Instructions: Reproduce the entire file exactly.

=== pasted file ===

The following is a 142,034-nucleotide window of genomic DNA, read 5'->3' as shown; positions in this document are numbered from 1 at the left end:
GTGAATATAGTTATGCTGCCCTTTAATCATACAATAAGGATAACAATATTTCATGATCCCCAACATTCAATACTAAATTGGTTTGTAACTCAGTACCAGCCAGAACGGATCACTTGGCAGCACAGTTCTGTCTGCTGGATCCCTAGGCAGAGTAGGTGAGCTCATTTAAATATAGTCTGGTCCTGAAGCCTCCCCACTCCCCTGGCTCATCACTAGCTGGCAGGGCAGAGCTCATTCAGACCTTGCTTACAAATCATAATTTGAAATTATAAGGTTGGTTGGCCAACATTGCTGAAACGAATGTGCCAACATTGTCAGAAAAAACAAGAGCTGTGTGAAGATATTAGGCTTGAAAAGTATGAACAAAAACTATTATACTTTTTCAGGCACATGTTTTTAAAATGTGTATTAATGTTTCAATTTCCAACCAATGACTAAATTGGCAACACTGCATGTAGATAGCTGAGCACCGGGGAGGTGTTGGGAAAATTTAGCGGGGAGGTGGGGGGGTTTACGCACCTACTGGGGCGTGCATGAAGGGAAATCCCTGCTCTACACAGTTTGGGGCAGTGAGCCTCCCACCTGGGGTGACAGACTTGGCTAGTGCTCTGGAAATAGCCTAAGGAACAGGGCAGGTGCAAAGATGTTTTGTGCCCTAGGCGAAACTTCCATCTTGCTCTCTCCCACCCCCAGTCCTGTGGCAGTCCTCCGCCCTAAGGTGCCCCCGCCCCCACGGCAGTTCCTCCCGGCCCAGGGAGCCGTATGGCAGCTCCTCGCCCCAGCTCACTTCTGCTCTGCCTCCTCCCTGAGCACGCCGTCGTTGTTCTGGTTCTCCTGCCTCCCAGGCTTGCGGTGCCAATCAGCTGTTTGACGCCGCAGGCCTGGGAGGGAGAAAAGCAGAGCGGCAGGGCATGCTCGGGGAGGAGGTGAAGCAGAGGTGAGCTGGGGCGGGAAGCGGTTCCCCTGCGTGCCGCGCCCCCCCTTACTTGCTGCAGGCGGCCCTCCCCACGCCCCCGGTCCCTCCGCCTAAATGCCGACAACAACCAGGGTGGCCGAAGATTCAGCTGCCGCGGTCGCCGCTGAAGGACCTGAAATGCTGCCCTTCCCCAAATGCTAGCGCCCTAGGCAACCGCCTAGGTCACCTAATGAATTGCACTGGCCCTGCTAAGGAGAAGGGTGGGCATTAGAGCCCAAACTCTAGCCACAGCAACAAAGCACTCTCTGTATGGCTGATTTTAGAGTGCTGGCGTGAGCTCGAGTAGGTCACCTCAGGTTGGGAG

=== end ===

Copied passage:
The following is a 142,034-nucleotide window of genomic DNA, read 5'->3' as shown; positions in this document are numbered from 1 at the left end:
GTGAATATAGTTATGCTGCCCTTTAATCATACAATAAGGATAACAATATTTCATGATCCCCAACATTCAATACTAAATTGGTTTGTAACTCAGTACCAGCCAGAACGGATCACTTGGCAGCACAGTTCTGTCTGCTGGATCCCTAGGCAGAGTAGGTGAGCTCATTTAAATATAGTCTGGTCCTGAAGCCTCCCCACTCCCCTGGCTCATCACTAGCTGGCAGGGCAGAGCTCATTCAGACCTTGCTTACAAATCATAATTTGAAATTATAAGGTTGGTTGGCCAACATTGCTGAAACGAATGTGCCAACATTGTCAGAAAAAACAAGAGCTGTGTGAAGATATTAGGCTTGAAAAGTATGAACAAAAACTATTATACTTTTTCAGGCACATGTTTTTAAAATGTGTATTAATGTTTCAATTTCCAACCAATGACTAAATTGGCAACACTGCATGTAGATAGCTGAGCACCGGGGAGGTGTTGGGAAAATTTAGCGGGGAGGTGGGGGGGTTTACGCACCTACTGGGGCGTGCATGAAGGGAAATCCCTGCTCTACACAGTTTGGGGCAGTGAGCCTCCCACCTGGGGTGACAGACTTGGCTAGTGCTCTGGAAATAGCCTAAGGAACAGGGCAGGTGCAAAGATGTTTTGTGCCCTAGGCGAAACTTCCATCTTGCTCTCTCCCACCCCCAGTCCTGTGGCAGTCCTCCGCCCTAAGGTGCCCCCGCCCCCACGGCAGTTCCTCCCGGCCCAGGGAGCCGTATGGCAGCTCCTCGCCCCAGCTCACTTCTGCTCTGCCTCCTCCCTGAGCACGCCGTCGTTGTTCTGGTTCTCCTGCCTCCCAGGCTTGCGGTGCCAATCAGCTGTTTGACGCCGCAGGCCTGGGAGGGAGAAAAGCAGAGCGGCAGGGCATGCTCGGGGAGGAGGTGAAGCAGAGGTGAGCTGGGGCGGGAAGCGGTTCCCCTGCGTGCCGCGCCCCCCCTTACTTGCTGCAGGCGGCCCTCCCCACGCCCCCGGTCCCTCCGCCTAAATGCCGACAACAACCAGGGTGGCCGAAGATTCAGCTGCCGCGGTCGCCGCTGAAGGACCTGAAATGCTGCCCTTCCCCAAATGCTAGCGCCCTAGGCAACCGCCTAGGTCACCTAATGAATTGCACTGGCCCTGCTAAGGAGAAGGGTGGGCATTAGAGCCCAAACTCTAGCCACAGCAACAAAGCACTCTCTGTATGGCTGATTTTAGAGTGCTGGCGTGAGCTCGAGTAGGTCACCTCAGGTTGGGAG